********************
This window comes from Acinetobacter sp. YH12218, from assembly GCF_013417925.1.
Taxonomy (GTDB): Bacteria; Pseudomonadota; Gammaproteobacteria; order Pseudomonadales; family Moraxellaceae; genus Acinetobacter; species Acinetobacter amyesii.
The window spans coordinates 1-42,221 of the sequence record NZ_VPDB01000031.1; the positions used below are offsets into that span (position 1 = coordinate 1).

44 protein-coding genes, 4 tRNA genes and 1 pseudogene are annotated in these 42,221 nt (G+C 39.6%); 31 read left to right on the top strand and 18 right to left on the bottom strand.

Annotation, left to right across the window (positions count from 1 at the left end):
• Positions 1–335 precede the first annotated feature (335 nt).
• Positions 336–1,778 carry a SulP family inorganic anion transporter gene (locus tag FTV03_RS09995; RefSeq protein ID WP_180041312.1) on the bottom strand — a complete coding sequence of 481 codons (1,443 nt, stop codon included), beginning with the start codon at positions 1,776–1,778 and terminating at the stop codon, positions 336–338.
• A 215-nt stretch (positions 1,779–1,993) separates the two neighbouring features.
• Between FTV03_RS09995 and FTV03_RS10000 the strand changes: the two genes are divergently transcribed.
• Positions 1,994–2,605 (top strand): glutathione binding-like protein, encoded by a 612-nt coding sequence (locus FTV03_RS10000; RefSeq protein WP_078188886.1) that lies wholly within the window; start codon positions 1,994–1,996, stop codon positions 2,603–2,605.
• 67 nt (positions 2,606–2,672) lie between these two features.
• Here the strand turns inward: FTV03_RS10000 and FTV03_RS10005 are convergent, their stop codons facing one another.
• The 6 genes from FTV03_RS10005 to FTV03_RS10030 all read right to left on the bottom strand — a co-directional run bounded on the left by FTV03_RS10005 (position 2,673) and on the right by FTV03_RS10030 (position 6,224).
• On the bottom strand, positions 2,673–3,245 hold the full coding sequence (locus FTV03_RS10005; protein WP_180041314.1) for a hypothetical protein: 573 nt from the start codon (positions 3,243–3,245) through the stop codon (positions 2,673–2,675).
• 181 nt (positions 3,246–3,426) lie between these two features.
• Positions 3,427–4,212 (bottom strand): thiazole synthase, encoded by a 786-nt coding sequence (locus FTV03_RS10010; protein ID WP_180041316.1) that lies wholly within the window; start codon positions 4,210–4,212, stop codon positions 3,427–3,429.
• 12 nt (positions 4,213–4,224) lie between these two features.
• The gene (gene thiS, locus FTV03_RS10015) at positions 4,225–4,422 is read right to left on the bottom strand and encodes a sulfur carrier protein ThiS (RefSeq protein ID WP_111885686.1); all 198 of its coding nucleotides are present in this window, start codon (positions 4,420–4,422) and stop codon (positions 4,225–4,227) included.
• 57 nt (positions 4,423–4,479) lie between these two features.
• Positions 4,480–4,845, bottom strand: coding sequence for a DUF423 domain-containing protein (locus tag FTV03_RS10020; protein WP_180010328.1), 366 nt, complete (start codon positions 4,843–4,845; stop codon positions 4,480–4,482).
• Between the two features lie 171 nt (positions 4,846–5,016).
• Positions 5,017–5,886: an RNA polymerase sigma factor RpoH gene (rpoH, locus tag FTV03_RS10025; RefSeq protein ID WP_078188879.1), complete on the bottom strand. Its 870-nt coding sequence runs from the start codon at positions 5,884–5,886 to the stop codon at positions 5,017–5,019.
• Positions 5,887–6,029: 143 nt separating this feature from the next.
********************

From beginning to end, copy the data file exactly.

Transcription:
This window comes from Acinetobacter sp. YH12218, from assembly GCF_013417925.1.
Taxonomy (GTDB): Bacteria; Pseudomonadota; Gammaproteobacteria; order Pseudomonadales; family Moraxellaceae; genus Acinetobacter; species Acinetobacter amyesii.
The window spans coordinates 1-42,221 of the sequence record NZ_VPDB01000031.1; the positions used below are offsets into that span (position 1 = coordinate 1).

44 protein-coding genes, 4 tRNA genes and 1 pseudogene are annotated in these 42,221 nt (G+C 39.6%); 31 read left to right on the top strand and 18 right to left on the bottom strand.

Annotation, left to right across the window (positions count from 1 at the left end):
• Positions 1–335 precede the first annotated feature (335 nt).
• Positions 336–1,778 carry a SulP family inorganic anion transporter gene (locus tag FTV03_RS09995; RefSeq protein ID WP_180041312.1) on the bottom strand — a complete coding sequence of 481 codons (1,443 nt, stop codon included), beginning with the start codon at positions 1,776–1,778 and terminating at the stop codon, positions 336–338.
• A 215-nt stretch (positions 1,779–1,993) separates the two neighbouring features.
• Between FTV03_RS09995 and FTV03_RS10000 the strand changes: the two genes are divergently transcribed.
• Positions 1,994–2,605 (top strand): glutathione binding-like protein, encoded by a 612-nt coding sequence (locus FTV03_RS10000; RefSeq protein WP_078188886.1) that lies wholly within the window; start codon positions 1,994–1,996, stop codon positions 2,603–2,605.
• 67 nt (positions 2,606–2,672) lie between these two features.
• Here the strand turns inward: FTV03_RS10000 and FTV03_RS10005 are convergent, their stop codons facing one another.
• The 6 genes from FTV03_RS10005 to FTV03_RS10030 all read right to left on the bottom strand — a co-directional run bounded on the left by FTV03_RS10005 (position 2,673) and on the right by FTV03_RS10030 (position 6,224).
• On the bottom strand, positions 2,673–3,245 hold the full coding sequence (locus FTV03_RS10005; protein WP_180041314.1) for a hypothetical protein: 573 nt from the start codon (positions 3,243–3,245) through the stop codon (positions 2,673–2,675).
• 181 nt (positions 3,246–3,426) lie between these two features.
• Positions 3,427–4,212 (bottom strand): thiazole synthase, encoded by a 786-nt coding sequence (locus FTV03_RS10010; protein ID WP_180041316.1) that lies wholly within the window; start codon positions 4,210–4,212, stop codon positions 3,427–3,429.
• 12 nt (positions 4,213–4,224) lie between these two features.
• The gene (gene thiS, locus FTV03_RS10015) at positions 4,225–4,422 is read right to left on the bottom strand and encodes a sulfur carrier protein ThiS (RefSeq protein ID WP_111885686.1); all 198 of its coding nucleotides are present in this window, start codon (positions 4,420–4,422) and stop codon (positions 4,225–4,227) included.
• 57 nt (positions 4,423–4,479) lie between these two features.
• Positions 4,480–4,845, bottom strand: coding sequence for a DUF423 domain-containing protein (locus tag FTV03_RS10020; protein WP_180010328.1), 366 nt, complete (start codon positions 4,843–4,845; stop codon positions 4,480–4,482).
• Between the two features lie 171 nt (positions 4,846–5,016).
• Positions 5,017–5,886: an RNA polymerase sigma factor RpoH gene (rpoH, locus tag FTV03_RS10025; RefSeq protein ID WP_078188879.1), complete on the bottom strand. Its 870-nt coding sequence runs from the start codon at positions 5,884–5,886 to the stop codon at positions 5,017–5,019.
• Positions 5,887–6,029: 143 nt separating this feature from the next.